It’s usually good to be the king and that’s particularly true of ETFs that are among the kings of Tesla exposure, including the ARK Autonomous Technology & Robotics ETF (CBOE: ARKQ).
ARKQ allocates nearly 11% of its weight to Tesla, one of the highest allocations to the electric vehicle juggernaut among all ETFs. That positions the ARK fund to benefit from another impressive batch of earnings from Tesla and, perhaps, the company’s entry into the S&P 500.
“Tesla Inc. managed to stay profitable even in the midst of a global pandemic, but something is still nagging at Elon Musk: the electric-car maker isn’t growing fast enough,” reports Bloomberg. “The positive quarterly earnings Tesla reported Wednesday were its fourth in a row, again surprising Wall Street analysts and possibly paving the way for its soaring stock to join the S&P 500 Index.”
ARKQ captures the converging industrial and technology sectors, capitalizing from autonomous vehicles, robotics, 3D printing, and energy storage technologies. That wide mandate helps lever the ARK fund too much more than just self-driving cars, an important trait at a time of rapid robotics advancements.
Disruptive technology is not relegated to certain sectors as it will permeate into all industries in some form or fashion. For example, AI is gaining widespread attention for its ability to be a disruptive technology that spans across a variety of sectors.
Tesla’s latest earnings “validate the unconventional efforts that Musk made to shore up earnings in the midst of the health crisis that’s expected to leave other U.S. automakers posting losses. The profit further boosted Tesla’s already lofty share price, which has quadrupled since March in part based on speculation the stock could be added to the S&P 500,” according to Bloomberg.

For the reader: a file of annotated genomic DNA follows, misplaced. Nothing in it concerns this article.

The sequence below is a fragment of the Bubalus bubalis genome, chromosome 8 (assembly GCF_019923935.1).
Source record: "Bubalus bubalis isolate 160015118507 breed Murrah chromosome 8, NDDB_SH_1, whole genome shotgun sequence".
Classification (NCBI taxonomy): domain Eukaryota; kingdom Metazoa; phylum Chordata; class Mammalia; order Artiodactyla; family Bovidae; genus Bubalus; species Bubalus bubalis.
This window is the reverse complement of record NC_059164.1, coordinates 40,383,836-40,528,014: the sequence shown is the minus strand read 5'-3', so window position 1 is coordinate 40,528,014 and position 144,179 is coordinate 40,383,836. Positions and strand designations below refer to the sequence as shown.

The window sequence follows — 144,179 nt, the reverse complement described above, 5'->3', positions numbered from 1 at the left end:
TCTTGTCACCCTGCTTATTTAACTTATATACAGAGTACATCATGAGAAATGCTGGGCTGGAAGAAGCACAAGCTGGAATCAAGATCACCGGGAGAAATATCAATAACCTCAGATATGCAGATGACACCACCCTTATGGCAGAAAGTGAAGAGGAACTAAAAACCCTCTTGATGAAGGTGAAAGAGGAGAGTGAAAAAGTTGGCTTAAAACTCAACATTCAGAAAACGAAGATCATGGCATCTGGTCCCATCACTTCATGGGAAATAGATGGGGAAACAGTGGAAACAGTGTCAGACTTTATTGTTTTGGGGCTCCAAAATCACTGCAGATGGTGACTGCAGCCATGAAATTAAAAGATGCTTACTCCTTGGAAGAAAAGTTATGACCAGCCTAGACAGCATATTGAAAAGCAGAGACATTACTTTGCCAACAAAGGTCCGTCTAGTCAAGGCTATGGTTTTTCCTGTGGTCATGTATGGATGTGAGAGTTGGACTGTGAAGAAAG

What makes ARKQ increasingly relevant in today’s investing landscape is that it features a harmonious approach to accessing automation and innovation whereas some rival funds emphasize one, but not both of those concepts. Additionally, automation often gets a bum rap because it’s seen as a jobs killer, but the opposite could prove true over time.
“Tesla reported a profit of 50 cents a share on a GAAP basis Wednesday, beating analysts’ consensus estimate for a loss of $1.06 a share. Revenue fell from a year ago to $6.04 billion, topping analysts’ expectations for $5.4 billion,” according to Bloomberg.
For more on disruptive technologies, visit our Disruptive Technology Channel.
The opinions and forecasts expressed herein are solely those of Tom Lydon, and may not actually come to pass. Information on this site should not be used or construed as an offer to sell, a solicitation of an offer to buy, or a recommendation for any product.